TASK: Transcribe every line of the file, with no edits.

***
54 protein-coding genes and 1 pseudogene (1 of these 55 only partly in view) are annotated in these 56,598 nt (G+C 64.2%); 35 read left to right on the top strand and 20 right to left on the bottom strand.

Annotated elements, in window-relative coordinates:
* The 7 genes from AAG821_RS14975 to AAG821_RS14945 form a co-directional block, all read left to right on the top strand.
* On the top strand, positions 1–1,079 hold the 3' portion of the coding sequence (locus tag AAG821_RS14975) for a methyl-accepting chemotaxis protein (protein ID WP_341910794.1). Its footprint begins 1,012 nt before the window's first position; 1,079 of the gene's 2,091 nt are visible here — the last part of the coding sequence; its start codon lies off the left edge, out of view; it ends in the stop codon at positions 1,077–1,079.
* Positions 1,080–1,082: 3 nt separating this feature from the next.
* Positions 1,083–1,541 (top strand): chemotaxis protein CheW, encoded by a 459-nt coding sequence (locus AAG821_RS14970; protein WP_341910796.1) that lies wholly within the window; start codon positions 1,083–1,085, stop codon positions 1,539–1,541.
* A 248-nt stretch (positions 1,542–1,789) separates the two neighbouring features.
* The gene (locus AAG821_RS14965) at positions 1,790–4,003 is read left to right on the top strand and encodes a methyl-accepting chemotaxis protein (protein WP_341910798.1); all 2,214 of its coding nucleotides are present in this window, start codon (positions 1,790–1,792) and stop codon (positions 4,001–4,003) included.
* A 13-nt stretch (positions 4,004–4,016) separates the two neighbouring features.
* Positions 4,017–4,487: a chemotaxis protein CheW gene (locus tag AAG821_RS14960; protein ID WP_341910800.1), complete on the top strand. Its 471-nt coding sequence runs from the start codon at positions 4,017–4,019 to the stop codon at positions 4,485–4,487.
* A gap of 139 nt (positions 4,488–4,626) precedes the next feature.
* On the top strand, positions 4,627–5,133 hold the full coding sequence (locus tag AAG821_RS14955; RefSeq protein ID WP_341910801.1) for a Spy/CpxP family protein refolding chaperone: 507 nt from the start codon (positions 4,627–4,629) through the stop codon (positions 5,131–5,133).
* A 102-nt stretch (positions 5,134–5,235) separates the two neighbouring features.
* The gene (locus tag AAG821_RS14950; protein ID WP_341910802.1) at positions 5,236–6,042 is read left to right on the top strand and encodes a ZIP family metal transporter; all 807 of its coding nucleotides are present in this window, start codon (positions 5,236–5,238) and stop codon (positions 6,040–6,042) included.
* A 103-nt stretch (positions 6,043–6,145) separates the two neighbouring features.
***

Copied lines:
54 protein-coding genes and 1 pseudogene (1 of these 55 only partly in view) are annotated in these 56,598 nt (G+C 64.2%); 35 read left to right on the top strand and 20 right to left on the bottom strand.

Annotated elements, in window-relative coordinates:
* The 7 genes from AAG821_RS14975 to AAG821_RS14945 form a co-directional block, all read left to right on the top strand.
* On the top strand, positions 1–1,079 hold the 3' portion of the coding sequence (locus tag AAG821_RS14975) for a methyl-accepting chemotaxis protein (protein ID WP_341910794.1). Its footprint begins 1,012 nt before the window's first position; 1,079 of the gene's 2,091 nt are visible here — the last part of the coding sequence; its start codon lies off the left edge, out of view; it ends in the stop codon at positions 1,077–1,079.
* Positions 1,080–1,082: 3 nt separating this feature from the next.
* Positions 1,083–1,541 (top strand): chemotaxis protein CheW, encoded by a 459-nt coding sequence (locus AAG821_RS14970; protein WP_341910796.1) that lies wholly within the window; start codon positions 1,083–1,085, stop codon positions 1,539–1,541.
* A 248-nt stretch (positions 1,542–1,789) separates the two neighbouring features.
* The gene (locus AAG821_RS14965) at positions 1,790–4,003 is read left to right on the top strand and encodes a methyl-accepting chemotaxis protein (protein WP_341910798.1); all 2,214 of its coding nucleotides are present in this window, start codon (positions 1,790–1,792) and stop codon (positions 4,001–4,003) included.
* A 13-nt stretch (positions 4,004–4,016) separates the two neighbouring features.
* Positions 4,017–4,487: a chemotaxis protein CheW gene (locus tag AAG821_RS14960; protein ID WP_341910800.1), complete on the top strand. Its 471-nt coding sequence runs from the start codon at positions 4,017–4,019 to the stop codon at positions 4,485–4,487.
* A gap of 139 nt (positions 4,488–4,626) precedes the next feature.
* On the top strand, positions 4,627–5,133 hold the full coding sequence (locus tag AAG821_RS14955; RefSeq protein ID WP_341910801.1) for a Spy/CpxP family protein refolding chaperone: 507 nt from the start codon (positions 4,627–4,629) through the stop codon (positions 5,131–5,133).
* A 102-nt stretch (positions 5,134–5,235) separates the two neighbouring features.
* The gene (locus tag AAG821_RS14950; protein ID WP_341910802.1) at positions 5,236–6,042 is read left to right on the top strand and encodes a ZIP family metal transporter; all 807 of its coding nucleotides are present in this window, start codon (positions 5,236–5,238) and stop codon (positions 6,040–6,042) included.
* A 103-nt stretch (positions 6,043–6,145) separates the two neighbouring features.